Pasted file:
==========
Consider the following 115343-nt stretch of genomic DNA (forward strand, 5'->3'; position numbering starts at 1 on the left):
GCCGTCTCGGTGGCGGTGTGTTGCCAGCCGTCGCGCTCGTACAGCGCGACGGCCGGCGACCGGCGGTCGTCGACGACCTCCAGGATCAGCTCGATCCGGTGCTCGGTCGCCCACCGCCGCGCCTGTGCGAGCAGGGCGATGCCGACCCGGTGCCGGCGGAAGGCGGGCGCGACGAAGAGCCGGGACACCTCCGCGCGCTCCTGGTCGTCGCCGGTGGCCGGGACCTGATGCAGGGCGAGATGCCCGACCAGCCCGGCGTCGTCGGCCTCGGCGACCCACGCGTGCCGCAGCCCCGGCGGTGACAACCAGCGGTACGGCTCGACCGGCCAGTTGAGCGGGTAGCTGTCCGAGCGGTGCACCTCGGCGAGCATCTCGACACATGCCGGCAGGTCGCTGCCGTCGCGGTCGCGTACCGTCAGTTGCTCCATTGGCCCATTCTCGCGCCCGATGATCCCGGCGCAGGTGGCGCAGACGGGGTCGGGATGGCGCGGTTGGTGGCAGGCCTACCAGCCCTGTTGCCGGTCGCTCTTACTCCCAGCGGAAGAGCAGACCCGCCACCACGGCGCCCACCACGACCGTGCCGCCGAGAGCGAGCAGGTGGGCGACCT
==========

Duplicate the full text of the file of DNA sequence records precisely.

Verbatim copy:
Consider the following 115343-nt stretch of genomic DNA (forward strand, 5'->3'; position numbering starts at 1 on the left):
GCCGTCTCGGTGGCGGTGTGTTGCCAGCCGTCGCGCTCGTACAGCGCGACGGCCGGCGACCGGCGGTCGTCGACGACCTCCAGGATCAGCTCGATCCGGTGCTCGGTCGCCCACCGCCGCGCCTGTGCGAGCAGGGCGATGCCGACCCGGTGCCGGCGGAAGGCGGGCGCGACGAAGAGCCGGGACACCTCCGCGCGCTCCTGGTCGTCGCCGGTGGCCGGGACCTGATGCAGGGCGAGATGCCCGACCAGCCCGGCGTCGTCGGCCTCGGCGACCCACGCGTGCCGCAGCCCCGGCGGTGACAACCAGCGGTACGGCTCGACCGGCCAGTTGAGCGGGTAGCTGTCCGAGCGGTGCACCTCGGCGAGCATCTCGACACATGCCGGCAGGTCGCTGCCGTCGCGGTCGCGTACCGTCAGTTGCTCCATTGGCCCATTCTCGCGCCCGATGATCCCGGCGCAGGTGGCGCAGACGGGGTCGGGATGGCGCGGTTGGTGGCAGGCCTACCAGCCCTGTTGCCGGTCGCTCTTACTCCCAGCGGAAGAGCAGACCCGCCACCACGGCGCCCACCACGACCGTGCCGCCGAGAGCGAGCAGGTGGGCGACCT